Hope in darkness

Grotte-de-Lourdes-la-nuitFrom Hopes to Hope

Many years ago, as I was standing in the rain in front of the grotto at Lourdes on a cold February morning, Chanoine Croset, the saintly old priest whose anniversary of death occurs today, told me that it was time for me to pass from having hopes to having hope. Passer des espoirs à l’espérance. He said something like, “Little brother, now it is time for you to let go of your hopes so as to live in hope.” It is a fearful thing to die to one’s cherished hopes, to pass from clinging to one’s own hopes so as to practice unconditionally the theological virtue of hope.

Darkness and Light

Father Croset practiced the virtue of hope to an heroic degree.  As a young priest, successful in his diocesan ministry and full of promise, he was maligned by an unbalanced person. Overnight, his reputation was ruined. Without being given a hearing, he was exiled from his diocese and told never to return. Thus did he enter into years of profound moral suffering and, paradoxically, an extraordinary fecundity in the care of souls who sought him out for spiritual direction. Fifty years after the shame of being banished from his diocese, his case was reviewed by the bishop then in charge. The old accusations were proven false and Father Croset was declared innocent. Father Croset was invited to return to his diocese on 7 October 1986 in order to concelebrate with Pope John Paul II who was there on pilgrimage.

I cannot help but relate the life and sufferings of Father Croset to the magnificent Act of Hope written by Saint Claude La Colombière:

An Act of Hope and Confidence in God

My God, I believe most firmly that Thou watchest over all who hope in Thee, and that we can want for nothing when we rely upon Thee in all things; therefore I am resolved for the future to have no anxieties, and to cast all my cares upon Thee.

People may deprive me of worldly goods and of honors; sickness may take from me my strength and the means of serving Thee; I may even lose Thy grace by sin; but my trust shall never leave me. I will preserve it to the last moment of my life, and the powers of hell shall seek in vain to wrestle it from me.

Let others seek happiness in their wealth, in their talents; let them trust to the purity of their lives, the severity of their mortifications, to the number of their good works, the fervor of their prayers; as for me, O my God, in my very confidence lies all my hope. “For Thou, O Lord, singularly has settled me in hope.” This confidence can never be in vain. “No one has hoped in the Lord and has been confounded.”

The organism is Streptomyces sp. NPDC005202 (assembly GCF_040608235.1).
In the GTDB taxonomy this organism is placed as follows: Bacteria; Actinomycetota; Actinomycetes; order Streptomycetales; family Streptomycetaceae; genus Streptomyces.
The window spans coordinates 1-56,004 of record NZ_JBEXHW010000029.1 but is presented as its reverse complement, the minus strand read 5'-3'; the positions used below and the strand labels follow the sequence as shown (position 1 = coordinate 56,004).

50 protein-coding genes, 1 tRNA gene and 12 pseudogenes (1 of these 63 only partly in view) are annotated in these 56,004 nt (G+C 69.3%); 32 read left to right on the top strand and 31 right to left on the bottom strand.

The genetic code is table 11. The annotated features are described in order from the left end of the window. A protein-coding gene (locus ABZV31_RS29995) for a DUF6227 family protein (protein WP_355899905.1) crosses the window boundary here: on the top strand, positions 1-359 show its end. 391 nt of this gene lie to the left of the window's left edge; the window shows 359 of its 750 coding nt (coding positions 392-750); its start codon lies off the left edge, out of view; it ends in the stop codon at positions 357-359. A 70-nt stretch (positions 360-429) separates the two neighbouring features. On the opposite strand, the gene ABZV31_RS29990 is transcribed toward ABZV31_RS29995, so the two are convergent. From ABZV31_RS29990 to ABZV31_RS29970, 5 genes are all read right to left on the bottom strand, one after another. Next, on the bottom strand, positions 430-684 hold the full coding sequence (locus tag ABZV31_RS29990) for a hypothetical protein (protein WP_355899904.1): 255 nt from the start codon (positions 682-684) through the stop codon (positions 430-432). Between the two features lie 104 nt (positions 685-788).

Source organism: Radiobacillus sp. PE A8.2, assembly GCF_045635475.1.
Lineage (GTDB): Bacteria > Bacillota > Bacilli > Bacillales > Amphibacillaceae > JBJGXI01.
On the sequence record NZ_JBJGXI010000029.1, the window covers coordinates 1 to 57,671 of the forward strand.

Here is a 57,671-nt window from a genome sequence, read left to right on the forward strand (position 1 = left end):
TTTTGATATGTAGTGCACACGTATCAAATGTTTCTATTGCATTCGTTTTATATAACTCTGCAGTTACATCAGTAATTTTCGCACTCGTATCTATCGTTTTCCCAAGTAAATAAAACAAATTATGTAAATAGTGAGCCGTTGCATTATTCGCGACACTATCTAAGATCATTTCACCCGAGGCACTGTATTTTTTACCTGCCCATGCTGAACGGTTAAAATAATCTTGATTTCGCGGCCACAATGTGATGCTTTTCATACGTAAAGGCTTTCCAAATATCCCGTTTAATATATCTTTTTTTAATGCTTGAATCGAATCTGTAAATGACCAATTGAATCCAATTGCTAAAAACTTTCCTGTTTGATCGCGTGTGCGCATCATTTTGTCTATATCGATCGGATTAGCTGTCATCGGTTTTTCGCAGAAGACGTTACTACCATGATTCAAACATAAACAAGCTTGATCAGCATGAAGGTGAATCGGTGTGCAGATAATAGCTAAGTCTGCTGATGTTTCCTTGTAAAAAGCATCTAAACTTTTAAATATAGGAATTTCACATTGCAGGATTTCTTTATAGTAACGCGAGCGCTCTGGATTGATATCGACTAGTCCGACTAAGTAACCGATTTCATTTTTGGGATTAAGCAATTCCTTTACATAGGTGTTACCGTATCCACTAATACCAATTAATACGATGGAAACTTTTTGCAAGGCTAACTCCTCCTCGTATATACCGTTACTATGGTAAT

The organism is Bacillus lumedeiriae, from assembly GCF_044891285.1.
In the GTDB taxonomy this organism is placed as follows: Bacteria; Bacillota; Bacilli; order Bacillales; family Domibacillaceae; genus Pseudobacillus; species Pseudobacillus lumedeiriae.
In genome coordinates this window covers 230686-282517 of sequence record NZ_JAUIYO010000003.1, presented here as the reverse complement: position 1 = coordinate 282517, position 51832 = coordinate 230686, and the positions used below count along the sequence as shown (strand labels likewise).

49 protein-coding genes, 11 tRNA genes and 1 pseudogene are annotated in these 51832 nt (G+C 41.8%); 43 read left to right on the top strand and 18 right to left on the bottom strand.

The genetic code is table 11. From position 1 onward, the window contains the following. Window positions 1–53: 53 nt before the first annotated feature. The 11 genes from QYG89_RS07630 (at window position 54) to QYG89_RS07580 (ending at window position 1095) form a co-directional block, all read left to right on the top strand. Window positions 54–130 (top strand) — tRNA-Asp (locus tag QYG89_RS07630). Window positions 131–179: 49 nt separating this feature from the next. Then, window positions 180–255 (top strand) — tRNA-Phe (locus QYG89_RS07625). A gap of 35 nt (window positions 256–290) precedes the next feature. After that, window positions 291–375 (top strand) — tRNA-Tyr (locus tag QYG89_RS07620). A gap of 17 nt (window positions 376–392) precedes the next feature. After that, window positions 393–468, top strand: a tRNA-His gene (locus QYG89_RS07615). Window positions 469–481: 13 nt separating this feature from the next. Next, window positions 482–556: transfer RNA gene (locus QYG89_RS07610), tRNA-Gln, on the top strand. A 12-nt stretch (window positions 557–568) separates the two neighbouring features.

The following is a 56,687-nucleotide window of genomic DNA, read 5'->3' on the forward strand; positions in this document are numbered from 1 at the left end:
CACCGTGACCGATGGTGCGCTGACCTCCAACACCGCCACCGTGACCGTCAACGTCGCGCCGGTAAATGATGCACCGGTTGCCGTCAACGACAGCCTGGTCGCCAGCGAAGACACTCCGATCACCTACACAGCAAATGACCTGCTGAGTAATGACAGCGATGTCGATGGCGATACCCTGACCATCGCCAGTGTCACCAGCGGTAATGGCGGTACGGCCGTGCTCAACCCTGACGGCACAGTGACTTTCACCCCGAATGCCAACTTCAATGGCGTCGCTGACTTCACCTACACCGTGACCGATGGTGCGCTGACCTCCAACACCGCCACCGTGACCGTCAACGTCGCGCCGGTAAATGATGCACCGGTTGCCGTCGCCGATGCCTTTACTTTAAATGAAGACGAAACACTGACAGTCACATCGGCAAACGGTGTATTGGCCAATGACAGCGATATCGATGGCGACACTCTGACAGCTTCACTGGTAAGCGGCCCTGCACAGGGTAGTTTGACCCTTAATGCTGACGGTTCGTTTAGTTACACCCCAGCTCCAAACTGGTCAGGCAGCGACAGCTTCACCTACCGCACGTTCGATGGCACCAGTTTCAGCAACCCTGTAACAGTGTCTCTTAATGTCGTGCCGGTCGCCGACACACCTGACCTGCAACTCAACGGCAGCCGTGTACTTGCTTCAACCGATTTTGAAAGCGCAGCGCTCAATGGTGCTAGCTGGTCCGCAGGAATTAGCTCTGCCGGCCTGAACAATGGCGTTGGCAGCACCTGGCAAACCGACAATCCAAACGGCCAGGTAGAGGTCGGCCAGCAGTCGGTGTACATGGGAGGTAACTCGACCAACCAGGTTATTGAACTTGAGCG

I am assured, therefore, of my eternal happiness, for I firmly hope for it, and all my hope is in Thee. “In Thee, O Lord, I have hoped; let me never be confounded.”

I know, alas! I know but too well that I am frail and changeable; I know the power of temptation against the strongest virtue. I have seen stars fall from heaven, and pillars of firmament totter; but these things alarm me not. While I hope in Thee I am sheltered from all misfortune, and I am sure that my trust shall endure, for I rely upon Thee to sustain this unfailing hope.

Finally, I know that my confidence cannot exceed Thy bounty, and that I shall never receive less than I have hoped for from Thee. Therefore I hope that Thou wilt sustain me against my evil inclinations; that Thou wilt protect me against the most furious assaults of the evil one, and that Thou wilt cause my weakness to triumph over my most powerful enemies. I hope that Thou wilt never cease to love me, and that I shall love Thee unceasingly. “In Thee, O Lord, have I hoped; let me never be confounded.”

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